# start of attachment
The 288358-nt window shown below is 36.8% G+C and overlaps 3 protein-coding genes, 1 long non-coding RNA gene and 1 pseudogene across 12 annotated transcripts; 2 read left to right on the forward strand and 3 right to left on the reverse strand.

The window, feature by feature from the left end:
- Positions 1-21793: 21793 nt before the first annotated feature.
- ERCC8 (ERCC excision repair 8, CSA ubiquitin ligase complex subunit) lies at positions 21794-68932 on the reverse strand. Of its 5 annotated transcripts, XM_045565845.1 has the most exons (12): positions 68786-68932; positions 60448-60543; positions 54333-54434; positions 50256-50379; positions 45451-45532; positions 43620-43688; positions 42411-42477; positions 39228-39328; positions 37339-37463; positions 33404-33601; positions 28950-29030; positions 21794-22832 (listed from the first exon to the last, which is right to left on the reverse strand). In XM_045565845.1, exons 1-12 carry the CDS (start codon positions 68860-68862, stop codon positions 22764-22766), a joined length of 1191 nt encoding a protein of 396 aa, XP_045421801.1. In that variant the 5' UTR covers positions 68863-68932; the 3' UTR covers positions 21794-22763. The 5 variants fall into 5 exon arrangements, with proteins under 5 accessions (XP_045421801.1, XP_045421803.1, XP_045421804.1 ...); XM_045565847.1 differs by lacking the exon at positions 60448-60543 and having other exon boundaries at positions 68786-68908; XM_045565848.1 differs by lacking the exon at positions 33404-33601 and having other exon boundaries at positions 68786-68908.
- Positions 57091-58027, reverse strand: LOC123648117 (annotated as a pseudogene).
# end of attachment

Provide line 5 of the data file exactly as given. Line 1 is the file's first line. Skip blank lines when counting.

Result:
- Positions 57091-58027, reverse strand: LOC123648117 (annotated as a pseudogene).